Smashing Interviews Magazine: Is His Very Best the first full-length biography of Jimmy Carter?
Jonathan Alter: Yes, well the first independent biography. A guy named Peter Bourne, who was a close Carter aide and friend for a 15-year period, did one that came out about 25 years ago, but it didn’t encompass everything, and also it was written by a staffer. But, yes, mine is the first independent, full-length biography of Jimmy Carter.
Smashing Interviews Magazine: Why did you undertake such a monumental task?
Jonathan Alter: I just thought that Jimmy Carter was misunderstood and that this easy shorthand “bad president, great ex-president” just didn’t do justice to the complex truth and that I should look at it myself to see if it was more complicated. He gave a virtuoso performance at the Camp David Accords. I heard that he had a plan on his desk to address climate change in his second term 30 years before it was tackled. I thought, “You know what? I’ve got to take a closer look at this guy.”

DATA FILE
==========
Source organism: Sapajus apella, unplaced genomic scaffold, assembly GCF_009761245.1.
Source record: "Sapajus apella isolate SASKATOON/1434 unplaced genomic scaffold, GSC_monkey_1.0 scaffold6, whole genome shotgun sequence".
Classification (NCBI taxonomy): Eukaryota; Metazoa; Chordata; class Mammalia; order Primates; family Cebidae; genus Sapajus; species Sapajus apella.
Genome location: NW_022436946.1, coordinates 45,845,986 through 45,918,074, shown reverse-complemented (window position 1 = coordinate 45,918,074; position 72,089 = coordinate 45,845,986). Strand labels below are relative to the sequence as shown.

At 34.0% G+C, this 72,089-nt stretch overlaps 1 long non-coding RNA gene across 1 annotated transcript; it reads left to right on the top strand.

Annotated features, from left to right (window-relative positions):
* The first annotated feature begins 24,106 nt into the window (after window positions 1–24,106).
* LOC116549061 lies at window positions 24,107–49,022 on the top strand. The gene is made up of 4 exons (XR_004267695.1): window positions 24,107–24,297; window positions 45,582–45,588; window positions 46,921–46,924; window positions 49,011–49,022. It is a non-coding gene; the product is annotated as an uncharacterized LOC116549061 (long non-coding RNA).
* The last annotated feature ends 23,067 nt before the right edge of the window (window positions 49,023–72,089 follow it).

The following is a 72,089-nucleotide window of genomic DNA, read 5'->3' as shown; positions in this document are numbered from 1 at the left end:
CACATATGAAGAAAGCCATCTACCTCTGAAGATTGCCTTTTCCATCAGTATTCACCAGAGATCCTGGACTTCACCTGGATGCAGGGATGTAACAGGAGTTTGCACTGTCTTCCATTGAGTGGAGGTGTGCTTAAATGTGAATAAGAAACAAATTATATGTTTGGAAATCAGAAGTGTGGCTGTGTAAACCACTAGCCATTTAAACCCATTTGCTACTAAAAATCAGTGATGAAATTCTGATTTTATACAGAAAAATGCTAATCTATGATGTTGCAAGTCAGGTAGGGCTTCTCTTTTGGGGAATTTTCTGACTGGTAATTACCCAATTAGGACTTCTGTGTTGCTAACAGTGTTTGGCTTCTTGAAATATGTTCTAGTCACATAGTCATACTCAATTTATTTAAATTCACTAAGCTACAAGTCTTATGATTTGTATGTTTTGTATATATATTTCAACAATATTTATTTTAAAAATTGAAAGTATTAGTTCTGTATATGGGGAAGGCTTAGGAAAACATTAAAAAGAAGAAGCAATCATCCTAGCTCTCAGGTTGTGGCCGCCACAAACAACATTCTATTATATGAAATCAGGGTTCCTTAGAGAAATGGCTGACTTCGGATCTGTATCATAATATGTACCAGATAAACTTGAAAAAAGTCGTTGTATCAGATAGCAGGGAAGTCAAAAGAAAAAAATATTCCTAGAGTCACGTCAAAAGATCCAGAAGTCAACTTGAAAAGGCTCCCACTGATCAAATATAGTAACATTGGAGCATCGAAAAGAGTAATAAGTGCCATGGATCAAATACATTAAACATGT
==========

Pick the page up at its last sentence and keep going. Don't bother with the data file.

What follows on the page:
Smashing Interviews Magazine: What were you surprised to learn about Jimmy Carter during your research for the book?
Jonathan Alter: He led this kind of almost novelistic life, and that it was an epic American life with a lot of just amazing episodes I didn’t know anything about like running through a melted down nuclear reactor where you could only be in there for 90 seconds without dying. That’s when he was in the nuclear Navy and going door-to-door as a missionary for the Baptist Church in the North, dealing what can only be described as white terrorism in his own community. I didn’t know anything about Sumter County, Georgia, and it’s pretty similar to Lowndes County in Alabama. That was one county in Alabama where things were especially bad. But I don’t want to compare Sumter to Lowndes because I don’t know enough about Lowndes County.